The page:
No adverse fetal outcomes with prolonged storage of frozen embryos

Evelyn Lewin

25/06/2020 3:39:18 PM

The new research should be very reassuring for women who have IVF babies, according to an Australian expert.

A blastocyst
Blastocysts are frozen on day five or six of development and consist of somewhere between 150–200 pluripotent stem cells. (Image: Melbourne IVF)

‘It’s very reassuring that this paper has not found any adverse outcomes from babies born from embryo transfers that have been frozen for longer.’
That is CREI fertility sub-specialist and gynaecologist Dr Raelia Lew from Melbourne IVF.
She is talking to newsGP about new research, published in Human Reproduction, which found length of storage of vitrified embryos does not influence neonatal outcomes.
The retrospective study was performed among 24,698 patients in China, with the first vitrified embryo transfer following a freeze-all strategy during the period of January 2011 to December 2017.
While there have been concerns that prolonged vitrification could lead to poorer outcomes for embryos, Dr Lew said the results fit with her belief that the process is safe, regardless of length of storage time.
‘This paper was very reassuring for women who have IVF babies that there was no evidence of any adverse fetal outcomes ­[and] no adverse obstetric or neonatal outcomes from babies born that have been frozen for longer,’ she said.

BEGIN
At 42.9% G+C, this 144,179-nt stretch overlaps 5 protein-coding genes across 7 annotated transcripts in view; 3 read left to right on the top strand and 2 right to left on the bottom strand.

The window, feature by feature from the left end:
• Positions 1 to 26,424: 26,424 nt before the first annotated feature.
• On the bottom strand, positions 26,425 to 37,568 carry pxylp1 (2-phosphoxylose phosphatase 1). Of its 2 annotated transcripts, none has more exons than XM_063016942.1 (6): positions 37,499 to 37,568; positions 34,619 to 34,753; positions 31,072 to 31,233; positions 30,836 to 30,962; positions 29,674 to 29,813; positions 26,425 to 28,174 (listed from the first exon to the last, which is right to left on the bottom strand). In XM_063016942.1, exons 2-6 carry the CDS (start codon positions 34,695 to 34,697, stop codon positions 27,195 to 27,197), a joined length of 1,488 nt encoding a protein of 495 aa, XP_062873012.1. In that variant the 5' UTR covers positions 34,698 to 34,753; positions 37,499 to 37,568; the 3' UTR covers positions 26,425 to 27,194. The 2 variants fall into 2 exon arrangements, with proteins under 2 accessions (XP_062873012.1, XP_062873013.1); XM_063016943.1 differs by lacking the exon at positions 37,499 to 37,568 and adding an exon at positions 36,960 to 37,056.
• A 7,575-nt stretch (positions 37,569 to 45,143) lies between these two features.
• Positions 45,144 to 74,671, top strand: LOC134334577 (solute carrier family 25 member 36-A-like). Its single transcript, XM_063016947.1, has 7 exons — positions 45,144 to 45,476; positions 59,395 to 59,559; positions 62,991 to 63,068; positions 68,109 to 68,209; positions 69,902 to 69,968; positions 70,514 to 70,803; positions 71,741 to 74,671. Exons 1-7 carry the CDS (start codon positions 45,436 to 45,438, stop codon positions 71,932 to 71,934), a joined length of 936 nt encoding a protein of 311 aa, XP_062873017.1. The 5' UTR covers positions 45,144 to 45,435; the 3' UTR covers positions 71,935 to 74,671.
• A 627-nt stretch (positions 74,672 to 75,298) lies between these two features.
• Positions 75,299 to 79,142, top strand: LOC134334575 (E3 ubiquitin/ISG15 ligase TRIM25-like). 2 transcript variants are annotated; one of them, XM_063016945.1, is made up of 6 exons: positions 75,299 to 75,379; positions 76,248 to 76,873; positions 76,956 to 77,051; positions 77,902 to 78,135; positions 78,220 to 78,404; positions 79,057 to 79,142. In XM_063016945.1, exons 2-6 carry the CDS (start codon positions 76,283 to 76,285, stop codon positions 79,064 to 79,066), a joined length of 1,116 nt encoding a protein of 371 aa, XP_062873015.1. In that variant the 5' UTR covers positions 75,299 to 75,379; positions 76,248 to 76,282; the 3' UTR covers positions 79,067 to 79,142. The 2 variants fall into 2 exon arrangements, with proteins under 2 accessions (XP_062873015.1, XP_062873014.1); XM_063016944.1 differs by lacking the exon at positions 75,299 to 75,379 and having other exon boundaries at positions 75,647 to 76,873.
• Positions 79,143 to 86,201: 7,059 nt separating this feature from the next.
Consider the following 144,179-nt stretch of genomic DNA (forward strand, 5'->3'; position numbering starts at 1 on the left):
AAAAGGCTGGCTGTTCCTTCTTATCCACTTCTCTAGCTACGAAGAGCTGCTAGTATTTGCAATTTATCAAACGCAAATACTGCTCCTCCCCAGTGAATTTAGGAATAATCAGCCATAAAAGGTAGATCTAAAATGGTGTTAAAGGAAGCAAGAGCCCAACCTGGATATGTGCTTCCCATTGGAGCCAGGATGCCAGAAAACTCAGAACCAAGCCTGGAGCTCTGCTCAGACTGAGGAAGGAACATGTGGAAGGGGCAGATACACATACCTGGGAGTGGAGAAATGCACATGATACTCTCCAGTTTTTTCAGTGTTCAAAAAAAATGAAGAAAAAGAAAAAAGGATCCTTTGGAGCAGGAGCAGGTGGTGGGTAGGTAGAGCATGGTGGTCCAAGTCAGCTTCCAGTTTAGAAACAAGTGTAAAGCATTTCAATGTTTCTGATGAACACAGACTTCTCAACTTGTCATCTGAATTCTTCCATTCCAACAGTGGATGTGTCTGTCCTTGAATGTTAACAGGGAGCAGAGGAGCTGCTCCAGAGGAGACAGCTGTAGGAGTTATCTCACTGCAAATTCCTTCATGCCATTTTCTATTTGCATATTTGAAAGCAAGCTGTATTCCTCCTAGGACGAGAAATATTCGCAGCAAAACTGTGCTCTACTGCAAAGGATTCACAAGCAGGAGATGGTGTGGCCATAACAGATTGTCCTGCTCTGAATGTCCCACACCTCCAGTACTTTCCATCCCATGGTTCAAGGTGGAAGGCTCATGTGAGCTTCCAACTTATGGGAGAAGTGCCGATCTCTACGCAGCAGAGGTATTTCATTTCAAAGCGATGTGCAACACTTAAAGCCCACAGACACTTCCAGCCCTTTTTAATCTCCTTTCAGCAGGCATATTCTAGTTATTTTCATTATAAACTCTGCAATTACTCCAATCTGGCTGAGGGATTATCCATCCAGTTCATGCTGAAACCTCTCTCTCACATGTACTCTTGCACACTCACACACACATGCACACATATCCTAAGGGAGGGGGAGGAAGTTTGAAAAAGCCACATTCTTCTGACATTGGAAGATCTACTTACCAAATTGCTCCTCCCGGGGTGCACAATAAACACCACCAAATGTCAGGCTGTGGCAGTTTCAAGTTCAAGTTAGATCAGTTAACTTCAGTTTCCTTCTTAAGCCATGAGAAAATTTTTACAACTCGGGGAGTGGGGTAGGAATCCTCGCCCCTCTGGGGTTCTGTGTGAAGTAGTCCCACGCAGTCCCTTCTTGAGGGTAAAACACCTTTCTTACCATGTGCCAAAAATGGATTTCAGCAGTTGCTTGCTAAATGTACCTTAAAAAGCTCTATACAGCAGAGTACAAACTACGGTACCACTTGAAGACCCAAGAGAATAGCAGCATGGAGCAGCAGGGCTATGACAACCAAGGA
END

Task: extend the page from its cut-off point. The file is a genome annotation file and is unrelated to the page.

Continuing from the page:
‘It confirmed what I thought.’
While the study found no adverse events associated with embryo freezing, it did find length of storage time of embryos might affect the chances of women becoming pregnant and having a live birth.
The researchers found a 40% implantation rate for women who had vitrified embryos stored for up to three months. That figure dropped to 26% for women whose embryos were stored for 12–24 months.
This means that 47 out every women who had embryos stored for less than three months would achieve a live birth. Only 34 out of every 100 women who had embryos stored for 12–24 months would achieve a live birth.
However, Dr Lew said those results do not reflect what she sees in her practice, nor what she believes is happening elsewhere in Australia.
‘It’s certainly not something that we’ve seen here, that there’s been reduced outcomes over time for how long embryos have been frozen,’ she said.
Dr John Stevens, Director of Assisted Reproductive Technology (ART) services at Melbourne IVF, told newsGP he agrees with Dr Lew’s views.
‘I’ve had a look at Melbourne IVF live birth rates from our vitrified frozen embryo transfers and it does not appear that we see the same decrease in success rates based on storage time,’ he said.

Fertility expert Dr Raelia Lew says this research confirms her belief that prolonged storage of frozen embryos is safe.

Dr Lew said there are a number of factors that may lead to such discrepancies between the study’s results and what she sees happening in Australia.